MARY ALICE THATCH (Photo by Fran Farrer, The County News)
by George E. Curry
WASHINGTON (NNPA) – If the Wilmington Journal ever holds a contest to determine who began work there at the youngest age, Mary Alice Jervay Thatch would win hands down. Literally.
“My daddy used to say that I started at 3 or 4 months old, when I started crawling around on the floor,” Thatch recounted with a hearty laugh. “I was hired as the janitor to clean the floor – with my diaper.”
Thatch is now editor-publisher-owner of the newspaper, the same positions her father, Thomas C. Jervay, Sr., held when she was scooting around the office.
She shared, not only a love for journalism with her father, but a strong sense of devotion to the community the Wilmington Journal serves.
The Journal is across the street from where Alex Manley edited another Black newspaper, the Daily Record, in the late 1890s.
Wilmington was a hotbed of White supremacy. Right-wing Whites rioted in 1898 and forced elected officials from office in the only recorded government coup d’état in U.S. history. A group calling itself the Committee of Twenty-Five issued a document on Nov. 9 of that year called the White Declaration of Independence. It contended that the U.S. Constitution had never anticipated the “enfranchisement of an ignorant population of African origin” and that “the men of the state of North Carolina who joined the union did not contemplate for their descendants a subjection to an inferior race.”
According to an account of that period by an Albany, N.Y.-based research group called Filling in the Gaps in American History, “In August, Black newspaperman, Alex Manley, wrote an editorial in response to a speech supporting the lynching of Black men as a deterrent, as well as punishment for their interest in White women. His comments about White men lusting after Black women were the subject of heated talk among all communities.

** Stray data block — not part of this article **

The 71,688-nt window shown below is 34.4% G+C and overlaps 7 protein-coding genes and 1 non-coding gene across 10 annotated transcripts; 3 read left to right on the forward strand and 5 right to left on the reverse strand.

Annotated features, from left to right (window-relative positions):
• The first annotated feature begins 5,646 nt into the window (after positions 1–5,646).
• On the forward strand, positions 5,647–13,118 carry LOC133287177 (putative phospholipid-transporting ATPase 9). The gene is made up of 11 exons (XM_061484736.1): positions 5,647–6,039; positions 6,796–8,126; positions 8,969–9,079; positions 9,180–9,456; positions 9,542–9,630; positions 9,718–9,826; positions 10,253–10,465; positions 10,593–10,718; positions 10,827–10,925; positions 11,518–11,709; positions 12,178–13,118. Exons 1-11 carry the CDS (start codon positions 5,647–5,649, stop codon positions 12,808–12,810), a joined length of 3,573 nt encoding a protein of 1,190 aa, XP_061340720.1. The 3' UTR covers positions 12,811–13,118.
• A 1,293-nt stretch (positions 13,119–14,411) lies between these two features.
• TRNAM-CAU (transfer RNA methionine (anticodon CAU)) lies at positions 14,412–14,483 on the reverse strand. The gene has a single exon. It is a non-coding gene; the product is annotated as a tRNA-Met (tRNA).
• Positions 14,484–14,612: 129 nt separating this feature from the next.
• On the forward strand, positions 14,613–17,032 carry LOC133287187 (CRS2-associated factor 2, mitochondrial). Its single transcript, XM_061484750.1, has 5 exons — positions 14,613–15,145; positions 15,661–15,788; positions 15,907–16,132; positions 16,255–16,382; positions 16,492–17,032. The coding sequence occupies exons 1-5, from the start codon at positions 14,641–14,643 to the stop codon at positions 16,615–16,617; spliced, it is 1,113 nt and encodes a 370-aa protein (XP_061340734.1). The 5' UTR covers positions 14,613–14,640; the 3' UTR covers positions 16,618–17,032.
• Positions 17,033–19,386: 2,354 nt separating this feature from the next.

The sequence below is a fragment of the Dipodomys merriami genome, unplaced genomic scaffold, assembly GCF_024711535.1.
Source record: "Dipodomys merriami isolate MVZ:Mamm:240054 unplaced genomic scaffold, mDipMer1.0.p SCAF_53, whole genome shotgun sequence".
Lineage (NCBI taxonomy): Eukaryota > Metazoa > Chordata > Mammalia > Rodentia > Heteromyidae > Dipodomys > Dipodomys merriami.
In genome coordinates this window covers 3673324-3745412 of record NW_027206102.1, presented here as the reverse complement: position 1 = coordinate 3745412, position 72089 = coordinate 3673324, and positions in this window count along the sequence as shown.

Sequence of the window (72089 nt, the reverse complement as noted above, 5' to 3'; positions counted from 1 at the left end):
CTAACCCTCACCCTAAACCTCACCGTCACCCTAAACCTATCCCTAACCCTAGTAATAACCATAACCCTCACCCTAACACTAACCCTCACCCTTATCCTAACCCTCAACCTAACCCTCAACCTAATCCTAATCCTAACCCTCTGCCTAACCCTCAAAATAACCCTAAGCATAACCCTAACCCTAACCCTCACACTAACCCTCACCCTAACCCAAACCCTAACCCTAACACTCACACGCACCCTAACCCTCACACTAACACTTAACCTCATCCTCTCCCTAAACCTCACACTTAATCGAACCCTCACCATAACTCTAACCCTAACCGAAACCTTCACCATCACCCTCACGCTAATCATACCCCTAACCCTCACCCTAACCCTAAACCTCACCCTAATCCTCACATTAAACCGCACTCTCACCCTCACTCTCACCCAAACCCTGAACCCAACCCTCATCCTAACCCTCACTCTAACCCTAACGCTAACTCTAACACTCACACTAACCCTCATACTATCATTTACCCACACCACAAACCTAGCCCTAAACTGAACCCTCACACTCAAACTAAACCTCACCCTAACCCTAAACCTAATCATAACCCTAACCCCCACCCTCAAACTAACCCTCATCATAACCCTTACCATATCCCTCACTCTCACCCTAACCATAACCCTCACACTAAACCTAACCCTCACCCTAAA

One of the loudest voices was that of Alfred Moore Waddell, a former Confederate Officer and Democratic US Congressman. He wanted to oust Republicans and Populists from local and state government in the upcoming election. Waddell used Manley’s editorial to incite anger towards people of African descent being allowed to vote, let alone hold public office and implored White citizens to ‘choke the Cape Fear with carcasses’ if need be to remove the Republicans in power during the 1898 elections.”
The account of the Wilmington Riot continued: “On November 10, hundreds of White men met at the armory and headed to the building which housed the only daily Black newspaper in the country. Manley had gotten word of the intended action and had already left town. He was able to relocate and continue his journalism career but never returned to Wilmington. The crowd increased to over a thousand White men, armed with handguns and rifles, as they followed Waddell through the streets of Wilmington. They broke into the Daily Record building, damaged printing equipment, set fires, and watched as the building burned. Later they posed for photographs in front of their handiwork.”
A headline in the New York Herald on Nov. 11, 1898 read: “Whites Kill Negroes and Seize City of Wilmington.” The deck just below the headline was, “Nine Black Men are Shot Down. Slaughter Follows Wrecking of the Record Newspaper Office Owned by Negro.”
Thomas C. Jervay, Sr., an outspoken supporter of the falsely convicted Wilmington Ten, never forgot about the path Manley had paved, especially after his own newspaper was bombed in 1973. The bomber wrote a letter to Jervay, which he turned over to prosecutors.